What are Tax-Deferred Accounts?

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  • Written By: Florence J. Tipton
  • Edited By: A. Joseph
  • Last Modified Date: 30 August 2019
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Tax-deferred accounts are investment vehicles that accumulate interest, dividends or capital gains — earnings that remain tax-free until the investor makes a withdrawal, usually at the time of retirement. The most common tax-deferred accounts are traditional individual retirement accounts (IRAs), retirement investments established through employers, simplified employee pension (SEP) accounts and deferred annuities. Earnings on tax-deferred investments have unrestricted growth potential, and withdrawals typically occur when the investor has a lower tax rate.

Traditional IRAs are retirement plans that provide annual limits for individuals to invest pretax income. Commercial banks and retail brokers act as custodians for IRAs. Contributions are invested in mutual funds, stocks, bonds or other financial assets. Distributions from traditional IRAs are subject to income tax deductions similar to ordinary income, unlike accounts that have tax-free distributions.

In some countries, employers can establish tax-deferred accounts for eligible employees. An example is the 401k plan in the United States. Employees make salary deductions on a pre-tax or post-tax basis, and taxes are deferred on the earnings. Employers can match employee contributions and add profit sharing to the plan.

Government regulations typically limit the amount of salary contributions that an employee can make. Employees may have the option to select investment products or have an investment firm manage the assets. These plans also define the retirement age for withdrawals. Restrictions and penalties apply if an employee withdraws money before retirement.


The Simplified Employee Pension (SEP) account has two types of plans which qualify as tax-deferred accounts. The two categories are defined contribution plans and defined benefit plans. These employer-sponsored plans are easier for small businesses to administer than a conventional pension plan.

A defined contribution plan is an individual account in which either an employee or employer contributes to the plan. Market conditions determine the payout of a defined contribution plan. The employer maintains a fund for participating employees in a defined benefit plan. This fund generates a monthly check based on an agreed amount when the employee retires.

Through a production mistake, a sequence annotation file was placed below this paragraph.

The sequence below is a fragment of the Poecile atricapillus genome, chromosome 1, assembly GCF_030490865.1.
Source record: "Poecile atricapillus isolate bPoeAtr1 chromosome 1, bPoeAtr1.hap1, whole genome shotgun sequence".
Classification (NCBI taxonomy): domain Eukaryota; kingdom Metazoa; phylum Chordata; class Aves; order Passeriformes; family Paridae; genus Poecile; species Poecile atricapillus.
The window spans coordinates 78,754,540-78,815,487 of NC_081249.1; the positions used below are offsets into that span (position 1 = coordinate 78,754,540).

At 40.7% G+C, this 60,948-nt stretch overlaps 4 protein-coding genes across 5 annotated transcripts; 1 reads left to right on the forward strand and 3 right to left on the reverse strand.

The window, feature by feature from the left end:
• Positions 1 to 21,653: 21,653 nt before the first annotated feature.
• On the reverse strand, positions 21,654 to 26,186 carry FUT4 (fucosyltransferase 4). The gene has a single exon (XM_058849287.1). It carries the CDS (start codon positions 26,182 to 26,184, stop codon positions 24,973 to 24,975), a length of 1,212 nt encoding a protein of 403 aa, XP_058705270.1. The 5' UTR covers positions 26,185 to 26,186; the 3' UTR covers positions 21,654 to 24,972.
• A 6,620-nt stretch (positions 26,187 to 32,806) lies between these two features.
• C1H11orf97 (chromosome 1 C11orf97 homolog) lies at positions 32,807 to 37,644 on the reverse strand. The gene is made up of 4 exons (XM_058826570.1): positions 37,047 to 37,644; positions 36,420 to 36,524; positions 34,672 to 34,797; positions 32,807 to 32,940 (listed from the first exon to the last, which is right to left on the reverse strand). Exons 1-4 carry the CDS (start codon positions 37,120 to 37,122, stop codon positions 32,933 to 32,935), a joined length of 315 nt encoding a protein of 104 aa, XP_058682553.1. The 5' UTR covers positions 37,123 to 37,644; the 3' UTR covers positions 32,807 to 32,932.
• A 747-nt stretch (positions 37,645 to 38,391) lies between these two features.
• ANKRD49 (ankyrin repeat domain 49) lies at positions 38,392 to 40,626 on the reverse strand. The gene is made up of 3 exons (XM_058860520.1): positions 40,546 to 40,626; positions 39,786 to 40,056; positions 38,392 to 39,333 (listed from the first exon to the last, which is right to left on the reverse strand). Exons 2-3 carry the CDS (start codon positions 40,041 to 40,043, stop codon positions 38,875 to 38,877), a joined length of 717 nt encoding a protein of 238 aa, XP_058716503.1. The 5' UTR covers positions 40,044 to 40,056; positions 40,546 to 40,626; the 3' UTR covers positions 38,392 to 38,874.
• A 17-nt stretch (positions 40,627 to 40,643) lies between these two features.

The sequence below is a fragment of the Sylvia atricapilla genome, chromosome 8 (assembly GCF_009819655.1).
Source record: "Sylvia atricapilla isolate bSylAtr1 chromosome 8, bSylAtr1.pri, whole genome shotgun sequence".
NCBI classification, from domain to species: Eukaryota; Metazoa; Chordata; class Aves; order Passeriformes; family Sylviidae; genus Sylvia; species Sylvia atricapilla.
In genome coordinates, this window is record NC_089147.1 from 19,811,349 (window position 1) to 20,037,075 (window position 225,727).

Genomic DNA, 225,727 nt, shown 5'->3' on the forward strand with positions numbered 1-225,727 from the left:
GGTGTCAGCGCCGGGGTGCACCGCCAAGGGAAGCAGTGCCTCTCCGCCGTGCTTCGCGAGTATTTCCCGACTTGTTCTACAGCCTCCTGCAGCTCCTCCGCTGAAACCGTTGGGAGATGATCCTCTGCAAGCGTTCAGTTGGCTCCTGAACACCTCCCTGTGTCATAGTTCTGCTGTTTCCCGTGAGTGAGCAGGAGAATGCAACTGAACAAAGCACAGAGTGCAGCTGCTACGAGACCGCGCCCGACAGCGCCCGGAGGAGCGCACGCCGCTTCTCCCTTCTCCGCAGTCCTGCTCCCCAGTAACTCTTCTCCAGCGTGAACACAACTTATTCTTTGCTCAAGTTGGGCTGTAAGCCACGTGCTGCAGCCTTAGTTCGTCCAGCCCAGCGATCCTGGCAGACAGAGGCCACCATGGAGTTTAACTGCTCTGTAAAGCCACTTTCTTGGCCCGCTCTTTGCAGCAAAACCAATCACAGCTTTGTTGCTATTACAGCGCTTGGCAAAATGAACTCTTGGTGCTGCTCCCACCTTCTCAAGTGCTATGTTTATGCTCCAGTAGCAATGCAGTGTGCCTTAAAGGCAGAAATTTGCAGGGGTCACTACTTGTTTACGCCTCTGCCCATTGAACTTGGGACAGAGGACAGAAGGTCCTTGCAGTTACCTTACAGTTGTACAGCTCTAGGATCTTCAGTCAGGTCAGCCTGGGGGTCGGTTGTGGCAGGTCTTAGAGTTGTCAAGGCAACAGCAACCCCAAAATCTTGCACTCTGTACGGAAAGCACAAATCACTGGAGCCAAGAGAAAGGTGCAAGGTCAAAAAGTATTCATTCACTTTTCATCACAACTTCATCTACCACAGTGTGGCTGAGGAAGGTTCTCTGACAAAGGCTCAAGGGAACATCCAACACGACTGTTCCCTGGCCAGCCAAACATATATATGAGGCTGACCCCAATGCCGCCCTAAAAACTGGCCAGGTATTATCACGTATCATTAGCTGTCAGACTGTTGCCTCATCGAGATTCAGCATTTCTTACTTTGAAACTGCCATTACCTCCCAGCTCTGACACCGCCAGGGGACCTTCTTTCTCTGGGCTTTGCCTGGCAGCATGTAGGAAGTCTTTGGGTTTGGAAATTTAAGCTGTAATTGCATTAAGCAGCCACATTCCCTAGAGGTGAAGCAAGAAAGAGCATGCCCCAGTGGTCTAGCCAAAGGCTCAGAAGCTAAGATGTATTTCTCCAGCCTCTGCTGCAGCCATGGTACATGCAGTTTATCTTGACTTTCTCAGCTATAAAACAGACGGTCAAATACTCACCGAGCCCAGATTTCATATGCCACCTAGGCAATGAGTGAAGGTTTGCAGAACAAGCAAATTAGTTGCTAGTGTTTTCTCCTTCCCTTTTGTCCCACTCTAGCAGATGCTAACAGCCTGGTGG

An investor can receive delayed installments or a lump sum payment from a deferred annuity. Savings accrue in these tax-deferred accounts with a variable or fixed interest rate. Earnings are taxed at the time of withdrawal.

A person who has a deferred annuity determines the date payment will begin. Payments can be deferred until retirement or begin sooner. A deferred annuity also has a death benefit that guarantees that the principal and investment earnings are paid to the assigned beneficiary.


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Post 4

@JaneAir - I suppose it is a gamble. But it sure would be nice to pay a little bit less in taxes now and be able to make some investments.

I guess everyone has to choose the right savings/retirement plan for themselves. Personally I think the best idea is to talk to a financial planner and get all the details about the different kinds of accounts. A lot of people don't know the difference between the many types of retirement accounts out there. I think at that point it's a good idea to consult an expert!

Post 3

Tax-deferred accounts sound great in theory. But keep in mind that you will eventually have to pay the taxes on that money!

I actually feel like you're sort of taking a gamble if you use a tax-deferred account for your retirement savings. Especially for a young person in their 20s. You have no idea what the taxes are going to be like when you get to retirement!

I would rather play it safe and just invest my after tax income so I don't have to worry about paying taxes later.

Post 2

@Comfyshoes -For me the IRA individual retirement account is a better alternative to the 401K account if you can only afford to fund one of these accounts. The reason is simple. With a IRA retirement account you are able to choose the funds and investment vehicles that you would like, but with a 401K you are really stuck with whatever choices the company offers.

I always invest up to the company match, and then I fund my IRA. I love having a self directed IRA account because I want to make the investment choices myself. I like doing my own research and feel more in control of my finances when I pick my own funds.

Post 1

I know that the Roth individual retirement accounts have income restrictions, but I have to say that if you are able to invest in this type of account it is probably one of the best retirement account options out there.

Although the individual retirement account or IRA allows you to save for retirement in a tax sheltered account, the problem is that when you withdraw funds from this account at retirement it is taxable.

The Roth IRA account forces you to have to pay taxes today on your initial contributions, but the money in the account grows tax free so that when you actually retire and withdraw money you will not have to pay any taxes on that money.

Also, with the Roth IRA account, they do have provisions which allow you to withdraw your original contribution without penalty for other expenses like buying a home or paying for college.

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